The key is to be selective. What are your predicted grades? If you find out which unis ask for these grades as entry requirements, you've got yourself a pretty good list of options to start with.
After you've made this list, find out as much about each one as possible. Order their prospectuses, attend open days and, if possible, talk to people who have been there. If you know any family, friends or even friends-of-friends who went to a university on your list, ask them about what it's really like to go there.
And, if you've got your sights set on the top unis, make sure to check out the top 10 UK universities for 2020.
Think about the location of universities
Once you've found a number of unis you like the look of, you should think about their location. Whether you're planning to move away for your degree or commute from home, the location matters.
At open days, think about how you feel about the campus and uni buildings. You will be spending a lot of time here during your degree, so it's hugely important you feel comfortable and happy.
It's also a good idea to spend some time wandering around the local town or city centre. Have a look at the shops and bars, find the local tourist attractions and ask yourself if you'd like to live there for three years. If the answer's yes, you'll know you've found one of your five choices!
Be realistic with target grades
When unis look at your application, they'll want to know if you can achieve the grades they're asking for.
It's a good idea to apply for three places who ask for similar grades to the ones you're predicted. Then, you can choose one with slightly higher entry requirements as a goal, and one with lower requirements as a back-up choice. That way, you've got an even better chance of getting snapped up!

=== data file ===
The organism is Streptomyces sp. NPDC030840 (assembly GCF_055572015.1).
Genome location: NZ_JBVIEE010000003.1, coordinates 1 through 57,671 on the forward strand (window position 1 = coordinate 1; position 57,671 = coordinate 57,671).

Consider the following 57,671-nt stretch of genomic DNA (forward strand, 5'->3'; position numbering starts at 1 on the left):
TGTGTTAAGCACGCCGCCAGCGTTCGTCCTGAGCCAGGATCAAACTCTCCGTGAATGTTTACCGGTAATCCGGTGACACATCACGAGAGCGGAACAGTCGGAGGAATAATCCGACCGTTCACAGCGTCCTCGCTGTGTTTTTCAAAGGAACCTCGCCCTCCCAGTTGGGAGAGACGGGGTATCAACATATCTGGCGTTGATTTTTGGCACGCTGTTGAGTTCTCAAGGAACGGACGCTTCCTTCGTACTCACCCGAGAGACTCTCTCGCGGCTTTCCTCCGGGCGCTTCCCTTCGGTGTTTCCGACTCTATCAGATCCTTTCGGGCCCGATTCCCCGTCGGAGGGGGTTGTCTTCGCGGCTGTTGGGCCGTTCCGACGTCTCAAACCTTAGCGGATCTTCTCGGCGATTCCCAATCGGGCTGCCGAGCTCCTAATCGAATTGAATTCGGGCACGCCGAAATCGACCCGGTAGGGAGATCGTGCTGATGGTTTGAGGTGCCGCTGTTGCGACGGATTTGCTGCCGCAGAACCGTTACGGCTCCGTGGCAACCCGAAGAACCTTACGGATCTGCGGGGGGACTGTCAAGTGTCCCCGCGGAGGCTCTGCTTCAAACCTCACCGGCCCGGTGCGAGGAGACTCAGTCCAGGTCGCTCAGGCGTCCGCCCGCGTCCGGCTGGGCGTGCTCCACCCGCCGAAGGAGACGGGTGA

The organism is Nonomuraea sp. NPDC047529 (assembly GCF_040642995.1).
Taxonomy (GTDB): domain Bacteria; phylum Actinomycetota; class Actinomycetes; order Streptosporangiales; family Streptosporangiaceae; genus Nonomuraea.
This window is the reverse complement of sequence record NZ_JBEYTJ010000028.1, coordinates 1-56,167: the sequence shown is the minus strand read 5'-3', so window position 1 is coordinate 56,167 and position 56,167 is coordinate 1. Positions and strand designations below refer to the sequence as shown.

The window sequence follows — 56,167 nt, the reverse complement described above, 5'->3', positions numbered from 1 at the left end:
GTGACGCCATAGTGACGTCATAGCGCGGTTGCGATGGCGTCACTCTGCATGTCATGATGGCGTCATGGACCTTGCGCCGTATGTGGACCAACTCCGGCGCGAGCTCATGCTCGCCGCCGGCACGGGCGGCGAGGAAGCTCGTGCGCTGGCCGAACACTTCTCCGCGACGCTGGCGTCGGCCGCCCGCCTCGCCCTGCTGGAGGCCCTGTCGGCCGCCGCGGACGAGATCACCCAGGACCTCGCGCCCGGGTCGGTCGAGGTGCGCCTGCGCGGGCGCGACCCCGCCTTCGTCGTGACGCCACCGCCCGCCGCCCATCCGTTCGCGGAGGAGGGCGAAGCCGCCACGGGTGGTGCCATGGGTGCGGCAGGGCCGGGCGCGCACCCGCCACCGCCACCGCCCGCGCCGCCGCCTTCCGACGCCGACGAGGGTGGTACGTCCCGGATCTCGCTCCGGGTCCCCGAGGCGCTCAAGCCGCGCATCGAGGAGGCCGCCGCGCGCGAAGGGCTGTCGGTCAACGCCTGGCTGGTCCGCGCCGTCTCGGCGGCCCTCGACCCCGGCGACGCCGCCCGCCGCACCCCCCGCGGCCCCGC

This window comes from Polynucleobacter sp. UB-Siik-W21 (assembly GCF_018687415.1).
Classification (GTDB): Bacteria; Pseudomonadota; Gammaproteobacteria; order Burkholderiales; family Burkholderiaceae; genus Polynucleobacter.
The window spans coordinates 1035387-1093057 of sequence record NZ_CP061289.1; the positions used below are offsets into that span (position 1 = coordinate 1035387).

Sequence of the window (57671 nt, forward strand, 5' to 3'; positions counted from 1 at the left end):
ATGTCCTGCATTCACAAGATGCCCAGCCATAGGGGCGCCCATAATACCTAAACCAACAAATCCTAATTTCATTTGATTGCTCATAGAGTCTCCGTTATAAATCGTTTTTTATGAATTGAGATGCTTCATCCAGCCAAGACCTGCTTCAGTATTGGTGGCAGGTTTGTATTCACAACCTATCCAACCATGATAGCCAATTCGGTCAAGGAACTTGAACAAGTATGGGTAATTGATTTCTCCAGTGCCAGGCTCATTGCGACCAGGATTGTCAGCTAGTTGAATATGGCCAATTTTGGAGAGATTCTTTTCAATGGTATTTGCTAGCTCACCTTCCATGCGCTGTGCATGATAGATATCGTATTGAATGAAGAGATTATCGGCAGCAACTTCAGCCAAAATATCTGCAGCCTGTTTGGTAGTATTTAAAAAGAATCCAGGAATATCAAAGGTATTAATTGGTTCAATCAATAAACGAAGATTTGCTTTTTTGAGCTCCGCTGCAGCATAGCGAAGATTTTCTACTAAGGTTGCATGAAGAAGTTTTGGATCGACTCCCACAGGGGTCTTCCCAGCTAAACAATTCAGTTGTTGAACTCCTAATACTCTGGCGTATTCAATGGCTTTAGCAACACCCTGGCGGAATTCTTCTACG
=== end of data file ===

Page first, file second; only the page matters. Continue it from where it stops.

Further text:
Which universities offer the best student lifestyle?
Everyone has a different idea about what makes the ideal student lifestyle.
If you're hoping for great nightlife at uni, look online for the local student club nights. When you see loads of clubs boasting weekly events for students, this is a very good sign. And, if you're shown around the campus by students at open days, have a chat with them about the nightlife – they're the experts, after all.
For sporty students, think about the sports societies and facilities on offer. Some places might be particularly geared up for your favourite sport, so it's worth looking into. Loughborough University is highly thought of for its world-class sports facilities.
Students who are more into the arts can look for unis with art, music and theatre to see (and do) on campus. For example, have a look at the Barber Institute of Fine Arts at the University of Birmingham to get lost in art, or the Cambridge Footlights if you're craving time on stage – there are so many options out there.
What to do if you're unsure about university
Although uni can be great if it's what you really want, the truth is, it's not for everyone and that's okay.
You should never feel like you have to go to uni just because your friends are going or you feel it's expected of you – there are so many other routes you could take. If your gut's saying that uni's not for you, it's a good idea to listen.
If you're starting a degree in September, have a look at our 14 skills to help you survive university. It might come in handy.